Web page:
Why You Should Sing “Happy Birthday” Before Eating The Cake

Birthdays are never the same without a cake and there’s a good reason too. 

Birthday cake with candles

I’m a traditionalist when it comes to birthday. I think a cake is one of those prerequisite things to celebrate a milestone in someone’s life. After all, you only ever turn that age once in your entire existence, so there will be cake!

Here’s an interesting read we found about rituals and food. A study from the University of Minnesota discovered that rituals such as saying prayers before meal or singing “Happy Birthday” before cutting/eating the cake can actually deliver some mouth-watering effects.

It seems these rituals actually enhance the flavour of the food we eat. Researchers say that by delaying the meal through the means of a ritual, we build up a greater anticipation of that first bite and get a bigger relief afterwards.

If you think about it, this makes sense. When we practise a bit of self-restraint in our eating habits, we eventually develop a more enjoyable eating process.

In the study, four experiments were conducted to test the theory of enhanced consumption and enjoyment through rituals.

The first experiment was done to test people’s reaction to eating chocolate bars with and without a small ritual beforehand.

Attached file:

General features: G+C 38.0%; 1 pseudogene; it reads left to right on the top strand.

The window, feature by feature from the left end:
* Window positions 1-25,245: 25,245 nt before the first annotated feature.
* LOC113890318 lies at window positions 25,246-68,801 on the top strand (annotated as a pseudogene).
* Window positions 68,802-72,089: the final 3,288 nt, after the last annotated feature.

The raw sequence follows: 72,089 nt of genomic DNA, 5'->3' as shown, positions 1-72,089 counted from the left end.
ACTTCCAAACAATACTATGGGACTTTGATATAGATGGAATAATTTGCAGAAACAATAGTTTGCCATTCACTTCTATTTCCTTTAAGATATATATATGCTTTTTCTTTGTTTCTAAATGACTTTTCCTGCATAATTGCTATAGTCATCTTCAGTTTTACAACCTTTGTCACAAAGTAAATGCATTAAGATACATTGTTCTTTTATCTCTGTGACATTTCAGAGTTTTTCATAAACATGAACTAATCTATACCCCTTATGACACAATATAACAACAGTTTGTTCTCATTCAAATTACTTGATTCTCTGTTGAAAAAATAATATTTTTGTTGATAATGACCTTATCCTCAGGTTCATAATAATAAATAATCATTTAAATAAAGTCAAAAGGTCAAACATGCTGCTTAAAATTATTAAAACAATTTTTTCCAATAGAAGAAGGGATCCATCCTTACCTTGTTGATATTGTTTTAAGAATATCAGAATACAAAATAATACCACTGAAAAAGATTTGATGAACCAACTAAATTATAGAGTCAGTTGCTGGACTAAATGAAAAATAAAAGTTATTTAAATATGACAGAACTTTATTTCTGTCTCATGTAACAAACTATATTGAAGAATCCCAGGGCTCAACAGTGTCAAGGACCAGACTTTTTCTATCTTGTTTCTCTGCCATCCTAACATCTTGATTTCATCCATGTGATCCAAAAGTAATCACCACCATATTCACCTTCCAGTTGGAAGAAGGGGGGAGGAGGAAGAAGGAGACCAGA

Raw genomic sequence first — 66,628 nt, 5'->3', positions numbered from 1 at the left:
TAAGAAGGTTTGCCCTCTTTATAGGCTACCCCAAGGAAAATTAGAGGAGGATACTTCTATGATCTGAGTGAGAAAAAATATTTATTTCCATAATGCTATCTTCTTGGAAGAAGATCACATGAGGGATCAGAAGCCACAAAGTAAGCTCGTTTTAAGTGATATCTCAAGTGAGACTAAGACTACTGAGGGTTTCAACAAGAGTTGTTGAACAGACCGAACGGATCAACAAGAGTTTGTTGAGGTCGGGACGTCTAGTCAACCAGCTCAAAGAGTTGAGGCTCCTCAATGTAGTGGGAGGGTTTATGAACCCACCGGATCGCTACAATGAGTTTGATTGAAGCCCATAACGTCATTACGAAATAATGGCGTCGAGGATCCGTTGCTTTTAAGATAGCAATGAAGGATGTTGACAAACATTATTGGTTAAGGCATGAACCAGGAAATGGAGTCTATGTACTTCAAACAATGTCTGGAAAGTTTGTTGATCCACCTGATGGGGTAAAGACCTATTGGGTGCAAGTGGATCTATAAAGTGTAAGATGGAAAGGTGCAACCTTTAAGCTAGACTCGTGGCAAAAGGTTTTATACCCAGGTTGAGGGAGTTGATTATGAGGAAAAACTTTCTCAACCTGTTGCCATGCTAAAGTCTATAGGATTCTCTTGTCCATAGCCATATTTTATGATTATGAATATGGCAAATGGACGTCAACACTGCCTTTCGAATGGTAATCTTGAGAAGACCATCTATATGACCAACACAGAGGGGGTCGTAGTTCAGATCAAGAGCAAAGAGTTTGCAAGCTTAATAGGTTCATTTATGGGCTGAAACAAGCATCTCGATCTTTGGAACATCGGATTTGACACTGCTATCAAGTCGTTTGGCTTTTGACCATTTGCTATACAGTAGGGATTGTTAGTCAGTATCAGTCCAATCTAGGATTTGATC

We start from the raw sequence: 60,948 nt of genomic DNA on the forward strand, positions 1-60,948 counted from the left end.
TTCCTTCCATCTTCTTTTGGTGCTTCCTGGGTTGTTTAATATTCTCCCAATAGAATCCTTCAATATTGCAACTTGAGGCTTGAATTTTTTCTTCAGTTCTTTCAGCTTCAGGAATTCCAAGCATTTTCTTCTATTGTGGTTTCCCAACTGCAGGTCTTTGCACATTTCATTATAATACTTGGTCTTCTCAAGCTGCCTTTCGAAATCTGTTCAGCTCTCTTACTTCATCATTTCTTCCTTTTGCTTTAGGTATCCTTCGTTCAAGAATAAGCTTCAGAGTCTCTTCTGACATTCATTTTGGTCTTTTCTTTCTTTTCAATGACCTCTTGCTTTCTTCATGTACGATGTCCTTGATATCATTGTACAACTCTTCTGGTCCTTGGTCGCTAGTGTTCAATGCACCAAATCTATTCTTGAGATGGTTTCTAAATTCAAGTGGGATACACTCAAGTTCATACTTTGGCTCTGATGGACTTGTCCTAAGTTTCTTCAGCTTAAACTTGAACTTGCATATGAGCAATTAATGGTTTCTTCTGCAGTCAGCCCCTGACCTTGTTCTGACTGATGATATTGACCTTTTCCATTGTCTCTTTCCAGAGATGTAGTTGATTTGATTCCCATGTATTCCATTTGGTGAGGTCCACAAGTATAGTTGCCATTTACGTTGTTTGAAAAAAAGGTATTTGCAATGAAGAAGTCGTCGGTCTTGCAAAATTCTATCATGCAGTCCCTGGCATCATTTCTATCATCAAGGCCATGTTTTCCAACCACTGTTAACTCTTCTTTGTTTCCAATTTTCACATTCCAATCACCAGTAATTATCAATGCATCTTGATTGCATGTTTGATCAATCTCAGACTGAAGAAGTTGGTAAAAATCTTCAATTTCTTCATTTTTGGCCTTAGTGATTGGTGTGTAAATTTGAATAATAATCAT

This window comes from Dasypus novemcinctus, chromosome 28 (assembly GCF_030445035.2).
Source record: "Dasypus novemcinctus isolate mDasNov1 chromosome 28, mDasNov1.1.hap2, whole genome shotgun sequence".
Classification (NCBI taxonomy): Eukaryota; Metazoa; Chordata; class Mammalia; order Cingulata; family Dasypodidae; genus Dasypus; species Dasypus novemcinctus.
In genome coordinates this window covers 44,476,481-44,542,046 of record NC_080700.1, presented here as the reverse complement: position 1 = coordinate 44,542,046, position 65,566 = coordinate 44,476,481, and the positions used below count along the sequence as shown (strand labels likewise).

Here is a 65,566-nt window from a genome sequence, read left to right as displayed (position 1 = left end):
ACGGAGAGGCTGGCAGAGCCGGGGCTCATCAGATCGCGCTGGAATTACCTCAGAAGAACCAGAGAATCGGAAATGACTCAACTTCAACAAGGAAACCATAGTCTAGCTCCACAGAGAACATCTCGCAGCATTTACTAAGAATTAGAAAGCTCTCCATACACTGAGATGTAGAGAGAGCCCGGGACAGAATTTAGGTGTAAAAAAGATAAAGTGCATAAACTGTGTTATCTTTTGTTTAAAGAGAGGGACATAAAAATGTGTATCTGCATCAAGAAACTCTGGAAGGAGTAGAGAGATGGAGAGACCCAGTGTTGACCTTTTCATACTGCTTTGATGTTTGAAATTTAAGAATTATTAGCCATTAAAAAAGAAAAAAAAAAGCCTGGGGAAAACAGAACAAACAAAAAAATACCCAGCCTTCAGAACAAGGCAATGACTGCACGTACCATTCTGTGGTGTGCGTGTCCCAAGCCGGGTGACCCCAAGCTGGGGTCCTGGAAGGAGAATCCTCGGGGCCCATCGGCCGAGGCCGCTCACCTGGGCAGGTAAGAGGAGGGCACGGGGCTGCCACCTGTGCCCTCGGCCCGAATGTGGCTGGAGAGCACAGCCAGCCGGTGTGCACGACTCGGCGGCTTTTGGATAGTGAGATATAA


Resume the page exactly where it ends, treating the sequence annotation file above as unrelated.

One group could eat the chocolate however they like while those under the ritual group had to break the bar in half before unwrapping anything; then once they were done with unwrapping and eating the first half, they were allowed to do the same with the second half.

The findings showed that the ritual group savoured the chocolate more, rated it higher and were actually willing to pay more for the treats.

This type of ritualistic behaviour however aren’t only reserved to special occasions and celebrations. The same effect was found on people eating vegetables, which in this experiment saw the participants eating carrots after performing a set of rituals. Somehow the carrots tasted better to them. But the same outcome was not registered when participants watched someone else mixing a pitcher of lemonade.

This suggests that user participation is key. Researchers called this “intrinsic interest” – we need to feel involved with the ritual in order to personally get that high of eating.

Perhaps, preparing our own meal for cooking or getting your kids involved in cutting vegetables will entice the appetite?

Source: Medical Daily

Gwen Ong

Gwen Ong believes in looking at the little details of life. Good music, paper crafts and man's best friends make her day. She secretly harbours a wish to travel the world as a nomad one day.

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